Fiber optic high-speed internet will soon be offered to the city of Hillsdale by ACD after two years of preparation.

Hillsdale’s fiber optic network began in November 2014 through a contract between ACD and the Hillsdale Board of Public Utilities. The original purpose for the network was to promote efficient communication between utility services by building a ring of fiber around the city, using pre-existing utility poles. Soon, ACD will provide service to residential homes and businesses.

“The network has and will continue to do great things for the city. Fiber optic internet and cable allows for browsing and streaming speeds unimaginable ten years ago,” said Mary Wolfram, City of Hillsdale Director of Economic Development.

ACD’s optic service is renowned for its futuristic speeds and reliability. Fiber optics uses an advanced data, voice, and video processing system. The cutting-edge system is controlled by a laser, the width of a hair, sent down pieces of glass and plastic. The number of fibers ranges from 2- 288 strands, depending on the primary function of the cable. Optic fiber is typically used in buildings close in proximity to a LAN, in order to provide uninhibited bandwidth speeds for both internet and cable.

The fiber optics exist on utility poles marked with an orange flag labeled ‘ACD,’ and the installation and price charge is contingent upon the distance between the pole and the business.

“The data travels at the speed of light and is received at the endpoint by lasers. For perspective, Comcast offers a maximum of 100 megabyte internet [in Hillsdale], while ACD deploys 1000 megabyte and 10000 megabyte internet over fiber optics,” said ACD project coordinator Kevin Meeker.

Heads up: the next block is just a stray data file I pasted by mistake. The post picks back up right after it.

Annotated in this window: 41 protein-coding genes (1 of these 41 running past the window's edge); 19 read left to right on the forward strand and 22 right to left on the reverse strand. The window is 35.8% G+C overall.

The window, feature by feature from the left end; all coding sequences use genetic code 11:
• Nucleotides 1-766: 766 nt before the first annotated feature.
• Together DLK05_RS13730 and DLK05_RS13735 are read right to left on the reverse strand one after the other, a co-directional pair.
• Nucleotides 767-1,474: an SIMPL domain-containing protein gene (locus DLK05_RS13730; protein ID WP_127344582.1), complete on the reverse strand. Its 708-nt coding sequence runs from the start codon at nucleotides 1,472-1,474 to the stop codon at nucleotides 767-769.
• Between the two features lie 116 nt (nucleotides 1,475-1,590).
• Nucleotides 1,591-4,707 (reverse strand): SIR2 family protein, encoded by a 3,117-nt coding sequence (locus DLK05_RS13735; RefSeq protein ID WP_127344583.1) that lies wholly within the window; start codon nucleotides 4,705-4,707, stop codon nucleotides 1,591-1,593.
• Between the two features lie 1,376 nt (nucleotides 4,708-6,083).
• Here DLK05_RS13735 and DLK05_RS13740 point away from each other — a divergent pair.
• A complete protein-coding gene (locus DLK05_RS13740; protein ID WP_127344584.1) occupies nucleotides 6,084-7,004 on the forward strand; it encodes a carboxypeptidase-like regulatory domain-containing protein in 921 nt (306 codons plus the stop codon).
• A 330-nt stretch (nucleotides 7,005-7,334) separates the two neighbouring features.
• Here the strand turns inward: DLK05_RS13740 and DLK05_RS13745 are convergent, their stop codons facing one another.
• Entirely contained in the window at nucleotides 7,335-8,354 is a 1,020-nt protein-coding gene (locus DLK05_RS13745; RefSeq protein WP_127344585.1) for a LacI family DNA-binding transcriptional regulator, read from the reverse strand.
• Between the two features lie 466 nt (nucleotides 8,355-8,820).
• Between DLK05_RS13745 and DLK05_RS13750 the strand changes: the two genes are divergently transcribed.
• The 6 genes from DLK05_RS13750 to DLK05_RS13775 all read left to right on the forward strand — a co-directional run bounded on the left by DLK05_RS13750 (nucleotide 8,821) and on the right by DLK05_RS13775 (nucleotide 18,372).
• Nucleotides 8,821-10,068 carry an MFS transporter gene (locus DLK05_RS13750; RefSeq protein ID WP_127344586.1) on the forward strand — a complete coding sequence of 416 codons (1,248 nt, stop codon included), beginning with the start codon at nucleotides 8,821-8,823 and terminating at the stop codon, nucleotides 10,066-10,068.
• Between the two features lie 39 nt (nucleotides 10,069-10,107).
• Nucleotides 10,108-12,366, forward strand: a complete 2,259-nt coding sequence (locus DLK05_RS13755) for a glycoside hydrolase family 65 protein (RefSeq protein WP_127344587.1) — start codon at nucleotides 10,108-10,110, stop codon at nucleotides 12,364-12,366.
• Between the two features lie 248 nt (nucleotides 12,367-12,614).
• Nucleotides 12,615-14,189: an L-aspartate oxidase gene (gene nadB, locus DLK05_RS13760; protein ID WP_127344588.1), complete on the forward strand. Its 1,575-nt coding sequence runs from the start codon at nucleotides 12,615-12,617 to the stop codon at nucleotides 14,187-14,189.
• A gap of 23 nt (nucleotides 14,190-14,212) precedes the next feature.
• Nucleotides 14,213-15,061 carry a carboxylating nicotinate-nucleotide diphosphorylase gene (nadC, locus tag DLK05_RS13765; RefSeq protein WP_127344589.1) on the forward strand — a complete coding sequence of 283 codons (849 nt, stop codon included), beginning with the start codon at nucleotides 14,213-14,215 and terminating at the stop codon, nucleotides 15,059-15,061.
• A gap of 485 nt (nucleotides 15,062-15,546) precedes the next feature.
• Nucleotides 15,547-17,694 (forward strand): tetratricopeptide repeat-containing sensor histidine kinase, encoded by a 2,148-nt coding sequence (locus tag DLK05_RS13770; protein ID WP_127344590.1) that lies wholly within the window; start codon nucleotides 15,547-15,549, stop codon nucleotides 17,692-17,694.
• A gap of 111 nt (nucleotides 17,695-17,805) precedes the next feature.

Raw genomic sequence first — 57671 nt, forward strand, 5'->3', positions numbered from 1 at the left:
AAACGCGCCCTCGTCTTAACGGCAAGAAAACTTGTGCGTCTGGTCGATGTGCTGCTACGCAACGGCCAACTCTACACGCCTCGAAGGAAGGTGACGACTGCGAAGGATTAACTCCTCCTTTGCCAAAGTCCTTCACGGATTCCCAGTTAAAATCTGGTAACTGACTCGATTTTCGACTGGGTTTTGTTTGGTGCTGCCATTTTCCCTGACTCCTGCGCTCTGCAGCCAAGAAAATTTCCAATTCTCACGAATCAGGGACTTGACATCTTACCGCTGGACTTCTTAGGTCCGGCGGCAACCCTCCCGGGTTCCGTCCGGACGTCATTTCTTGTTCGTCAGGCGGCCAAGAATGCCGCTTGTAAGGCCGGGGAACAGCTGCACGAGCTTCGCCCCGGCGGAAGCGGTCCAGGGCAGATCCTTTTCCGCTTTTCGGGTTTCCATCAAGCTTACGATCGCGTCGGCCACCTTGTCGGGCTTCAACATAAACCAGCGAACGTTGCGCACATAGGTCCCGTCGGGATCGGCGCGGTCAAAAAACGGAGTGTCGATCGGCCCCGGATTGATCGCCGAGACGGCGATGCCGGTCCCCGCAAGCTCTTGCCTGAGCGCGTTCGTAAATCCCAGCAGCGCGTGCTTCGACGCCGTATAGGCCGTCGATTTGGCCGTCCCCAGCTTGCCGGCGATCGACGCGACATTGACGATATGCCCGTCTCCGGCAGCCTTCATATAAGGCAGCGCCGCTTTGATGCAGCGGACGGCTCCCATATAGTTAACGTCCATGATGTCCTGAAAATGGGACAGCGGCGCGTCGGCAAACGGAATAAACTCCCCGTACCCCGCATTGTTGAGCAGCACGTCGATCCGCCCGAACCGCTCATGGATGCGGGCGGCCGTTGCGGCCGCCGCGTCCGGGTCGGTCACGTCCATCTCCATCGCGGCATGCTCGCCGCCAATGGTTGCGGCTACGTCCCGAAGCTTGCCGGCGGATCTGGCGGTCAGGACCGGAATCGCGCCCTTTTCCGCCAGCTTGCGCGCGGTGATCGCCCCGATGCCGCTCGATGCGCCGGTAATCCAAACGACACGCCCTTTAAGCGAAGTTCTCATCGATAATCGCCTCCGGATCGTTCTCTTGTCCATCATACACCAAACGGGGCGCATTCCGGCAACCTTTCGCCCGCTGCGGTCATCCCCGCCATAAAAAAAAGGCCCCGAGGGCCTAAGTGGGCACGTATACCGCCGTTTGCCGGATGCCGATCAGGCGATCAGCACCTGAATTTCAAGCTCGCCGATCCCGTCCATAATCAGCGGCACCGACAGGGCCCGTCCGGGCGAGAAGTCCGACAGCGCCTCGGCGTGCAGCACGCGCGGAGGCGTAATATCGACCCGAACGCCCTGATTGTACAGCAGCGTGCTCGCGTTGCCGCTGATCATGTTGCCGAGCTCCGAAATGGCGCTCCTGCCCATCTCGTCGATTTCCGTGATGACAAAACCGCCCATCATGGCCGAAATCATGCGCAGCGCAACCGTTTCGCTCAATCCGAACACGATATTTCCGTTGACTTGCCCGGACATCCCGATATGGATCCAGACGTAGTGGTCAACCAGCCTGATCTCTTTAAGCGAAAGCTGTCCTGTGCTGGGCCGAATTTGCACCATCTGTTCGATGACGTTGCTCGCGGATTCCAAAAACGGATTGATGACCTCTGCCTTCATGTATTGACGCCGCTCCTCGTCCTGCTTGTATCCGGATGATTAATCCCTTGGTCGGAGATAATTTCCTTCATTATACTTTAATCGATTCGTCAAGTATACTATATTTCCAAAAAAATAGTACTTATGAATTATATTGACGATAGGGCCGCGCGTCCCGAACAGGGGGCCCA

The McKinsey Global Institute found that small businesses with a high-speed Internet connection reaped a 10% improvement in
productivity, stimulating job growth. Wolfram said the new internet option will encourage more businesses and entrepreneurial opportunities within the city of Hillsdale. Fiber optic networks are traditionally installed only in large cities due to the estimated $35,000/mile cost of fiber, but the Hillsdale BPU was able to secure the contract.

ACD, a longtime internet service provider for Michigan, installed fiber optic internet for a select number of state universities through the American Recovery and Reinvestment Act of 2009, signed into law by President Barack Obama. Merit, a nonprofit computer networking firm based out of Ann Arbor, was given a grant to connect rural communities across Michigan in order to build a secure fiber backbone.

Jeff King, owner of Aero Data, expounded on the impact a local internet provider had on his business.

“My company creates medical products and does engineering consultations, so fast internet speed is vital to our well-being. My internet speed has only diminished since I purchased it, to the point that I can’t even stream Netflix. Slow internet is driving business out of Hillsdale,” said King.

ACD has to obtain a few more permits until they can fully offer their services across the city of Hillsdale.

“We are working in tandem with the county to bring fiber optic closer to downtown Hillsdale underground to avoid construction on existing roads. We expect it to be finished in a few months,” said Meeker.

Meeker expressed his excitement on offering optic fiber internet and cable services to residential areas for the first time, and encouraged others to look into the speed differences.

“No matter if you are trading stocks or playing video games, once you experience fiber optic internet, there is no going back,” said King.

  • disqus_odKVC5cL1k

    One can hope this pans out, but really where ACD is at, doesn’t need it. 300 feet is the distance to the last cable line run on the road. That 300 feet is the difference between 150Mb and 4Mb internet.